What is IPY
IceCube is a neutrino observatory for astrophysics to be installed at the South Pole over seven austral summers ending in 2011. IceCube will look for extremely high-energy neutrinos coming from the northern sky whose sources are active galactic nuclei, supernova remnents, gamma-ray bursts, and active supernovae. The IceCube In-Ice detector will consist of a minimum of 4800 optical modules deployed on 80 vertical strings buried 1450 to 2450 meters under the surface of the ice, and an IceTop surface air-shower detector array comprised of a minimum of 320 optical modules. By early 2008, one half of the detector, 40 strings with 2400 optical modules, was collecting, storing and analyzing data. Weekly updates during the austral season, November-January, are posted here.
IceCube is an international project sponsored and conducted by the United States and several non-U.S. countries. The United States National Science Foundation supplies funds for the design, development, fabrication, procurement, testing, drilling and operations of the project at the South Pole.
Polar View brings together multiple satellite observations and a network of expert providers to deliver a range of polar monitoring services. Via an international consortium, funded by the European Space Agency, Polar View is delivering accurate, near real time information about sea ice conditions in the Arctic and Antarctic. Additionally it provides snow and glacier information, plus data about river and lake ice break up for hydrology and flood risk mitigation.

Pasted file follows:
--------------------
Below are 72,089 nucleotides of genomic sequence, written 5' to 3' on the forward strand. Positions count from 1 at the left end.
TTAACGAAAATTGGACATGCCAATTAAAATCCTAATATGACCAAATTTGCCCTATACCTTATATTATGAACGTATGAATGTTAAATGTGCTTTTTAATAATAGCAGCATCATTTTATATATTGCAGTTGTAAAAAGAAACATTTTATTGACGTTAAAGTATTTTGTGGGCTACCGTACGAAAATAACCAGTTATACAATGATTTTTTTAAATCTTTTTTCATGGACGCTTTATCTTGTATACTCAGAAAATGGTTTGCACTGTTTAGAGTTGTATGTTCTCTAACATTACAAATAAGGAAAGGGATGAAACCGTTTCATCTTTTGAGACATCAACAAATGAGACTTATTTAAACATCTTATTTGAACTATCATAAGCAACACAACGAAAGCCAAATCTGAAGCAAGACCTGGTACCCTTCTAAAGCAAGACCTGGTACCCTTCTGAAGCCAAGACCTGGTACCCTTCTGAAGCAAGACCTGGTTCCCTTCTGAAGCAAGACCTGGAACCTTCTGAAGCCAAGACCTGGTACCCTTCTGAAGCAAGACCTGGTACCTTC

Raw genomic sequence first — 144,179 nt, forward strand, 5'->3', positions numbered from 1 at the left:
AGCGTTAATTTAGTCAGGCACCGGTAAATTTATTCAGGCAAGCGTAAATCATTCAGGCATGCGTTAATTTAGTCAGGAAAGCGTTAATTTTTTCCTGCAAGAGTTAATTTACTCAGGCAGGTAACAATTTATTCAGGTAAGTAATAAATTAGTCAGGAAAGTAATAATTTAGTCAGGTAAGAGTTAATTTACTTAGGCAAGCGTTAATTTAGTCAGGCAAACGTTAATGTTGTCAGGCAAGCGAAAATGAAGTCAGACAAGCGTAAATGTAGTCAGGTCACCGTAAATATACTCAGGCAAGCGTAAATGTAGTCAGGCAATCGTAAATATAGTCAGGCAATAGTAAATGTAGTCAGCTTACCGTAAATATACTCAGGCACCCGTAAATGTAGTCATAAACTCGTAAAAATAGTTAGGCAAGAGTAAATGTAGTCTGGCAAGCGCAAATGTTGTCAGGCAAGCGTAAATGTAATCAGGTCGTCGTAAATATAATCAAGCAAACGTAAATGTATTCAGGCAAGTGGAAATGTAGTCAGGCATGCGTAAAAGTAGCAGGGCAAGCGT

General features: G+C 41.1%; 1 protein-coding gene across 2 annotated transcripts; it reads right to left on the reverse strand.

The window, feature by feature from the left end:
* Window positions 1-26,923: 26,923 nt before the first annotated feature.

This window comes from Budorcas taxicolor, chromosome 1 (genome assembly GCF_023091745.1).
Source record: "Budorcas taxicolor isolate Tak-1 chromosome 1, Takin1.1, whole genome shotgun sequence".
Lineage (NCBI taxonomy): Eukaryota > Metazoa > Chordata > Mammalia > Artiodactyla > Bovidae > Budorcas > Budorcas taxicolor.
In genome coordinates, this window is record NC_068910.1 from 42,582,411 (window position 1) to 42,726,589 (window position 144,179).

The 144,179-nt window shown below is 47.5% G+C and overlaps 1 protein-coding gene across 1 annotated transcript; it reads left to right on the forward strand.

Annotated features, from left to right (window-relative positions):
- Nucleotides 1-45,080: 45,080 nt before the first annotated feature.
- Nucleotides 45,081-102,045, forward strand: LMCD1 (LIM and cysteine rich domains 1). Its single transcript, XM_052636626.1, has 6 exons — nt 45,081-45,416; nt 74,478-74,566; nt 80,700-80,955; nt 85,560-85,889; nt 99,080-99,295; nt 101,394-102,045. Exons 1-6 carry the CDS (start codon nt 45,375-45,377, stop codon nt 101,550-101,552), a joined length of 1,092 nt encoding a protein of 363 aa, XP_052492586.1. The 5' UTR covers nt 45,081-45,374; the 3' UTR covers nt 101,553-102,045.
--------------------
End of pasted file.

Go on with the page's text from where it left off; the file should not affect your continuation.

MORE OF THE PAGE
As part of IPY, Polar View has extended the sea ice services to being together all operational sea ice information into the IPY Ice Logistics Portal. This provides a convenient point of access to operational sea ice information produced by the world's ice services and Polar View. Access to products is provided via a series of pre-defined regions for both the Arctic and the Antarctic.
Solar variability influences the atmosphere, particularly the global electric circuit and ozone. Our IPY cluster seeks to quantify solar variability linkages to weather, climate and ozone. Scientists from Russia, America, United Kingdom and Australia are investigating whether solar variability affects the Earth's weather and climate, principally via the atmospheric circuit and ozone. We are measuring the current in the Earth's atmosphere - lightning strikes are an indication of this current - and how this is affected by changes in the sun. Instruments to measure the atmospheric circuit are being deployed on the Antarctic Plateau and the Greenland Ice Plateau.